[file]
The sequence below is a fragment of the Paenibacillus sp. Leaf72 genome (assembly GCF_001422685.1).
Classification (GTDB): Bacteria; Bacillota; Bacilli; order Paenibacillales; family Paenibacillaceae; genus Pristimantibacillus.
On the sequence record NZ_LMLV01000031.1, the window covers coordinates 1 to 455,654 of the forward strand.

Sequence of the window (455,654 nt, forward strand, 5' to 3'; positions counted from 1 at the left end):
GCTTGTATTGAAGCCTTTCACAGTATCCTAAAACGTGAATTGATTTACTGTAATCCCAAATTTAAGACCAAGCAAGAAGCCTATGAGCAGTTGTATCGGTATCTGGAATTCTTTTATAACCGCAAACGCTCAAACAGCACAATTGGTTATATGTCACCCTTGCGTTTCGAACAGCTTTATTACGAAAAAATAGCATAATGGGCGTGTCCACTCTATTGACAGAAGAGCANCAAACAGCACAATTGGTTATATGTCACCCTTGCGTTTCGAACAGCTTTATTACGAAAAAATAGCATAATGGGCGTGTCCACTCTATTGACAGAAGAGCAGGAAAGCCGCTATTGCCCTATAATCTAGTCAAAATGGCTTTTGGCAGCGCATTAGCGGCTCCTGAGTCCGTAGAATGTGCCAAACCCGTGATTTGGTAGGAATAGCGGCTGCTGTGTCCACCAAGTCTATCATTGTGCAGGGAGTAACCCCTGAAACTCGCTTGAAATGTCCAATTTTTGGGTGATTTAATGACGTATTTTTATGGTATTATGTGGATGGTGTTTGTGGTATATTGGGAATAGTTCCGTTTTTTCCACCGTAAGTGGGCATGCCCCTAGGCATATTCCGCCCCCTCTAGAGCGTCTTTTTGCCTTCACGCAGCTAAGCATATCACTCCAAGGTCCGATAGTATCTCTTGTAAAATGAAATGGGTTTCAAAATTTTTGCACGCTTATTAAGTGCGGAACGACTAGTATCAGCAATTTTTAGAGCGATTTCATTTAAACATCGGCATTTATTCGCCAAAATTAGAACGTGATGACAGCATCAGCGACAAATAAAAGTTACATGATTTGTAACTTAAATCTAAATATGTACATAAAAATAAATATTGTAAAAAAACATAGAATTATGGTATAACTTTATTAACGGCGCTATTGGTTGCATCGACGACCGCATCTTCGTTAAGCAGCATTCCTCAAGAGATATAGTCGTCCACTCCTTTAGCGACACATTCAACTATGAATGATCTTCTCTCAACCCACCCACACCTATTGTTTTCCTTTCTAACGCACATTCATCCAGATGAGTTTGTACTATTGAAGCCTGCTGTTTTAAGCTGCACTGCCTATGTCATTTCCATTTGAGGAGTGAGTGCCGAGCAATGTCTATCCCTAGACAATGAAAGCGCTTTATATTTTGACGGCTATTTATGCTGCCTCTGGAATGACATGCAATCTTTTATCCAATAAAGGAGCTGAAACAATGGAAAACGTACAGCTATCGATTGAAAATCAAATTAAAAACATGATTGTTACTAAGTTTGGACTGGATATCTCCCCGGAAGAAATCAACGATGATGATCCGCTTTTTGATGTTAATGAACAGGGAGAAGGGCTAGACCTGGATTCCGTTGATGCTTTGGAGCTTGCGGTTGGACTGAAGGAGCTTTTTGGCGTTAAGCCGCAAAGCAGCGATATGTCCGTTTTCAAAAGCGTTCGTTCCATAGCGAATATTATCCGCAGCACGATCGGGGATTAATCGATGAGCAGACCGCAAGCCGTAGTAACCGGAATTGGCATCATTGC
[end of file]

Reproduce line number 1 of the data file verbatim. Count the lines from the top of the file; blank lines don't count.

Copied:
The sequence below is a fragment of the Paenibacillus sp. Leaf72 genome (assembly GCF_001422685.1).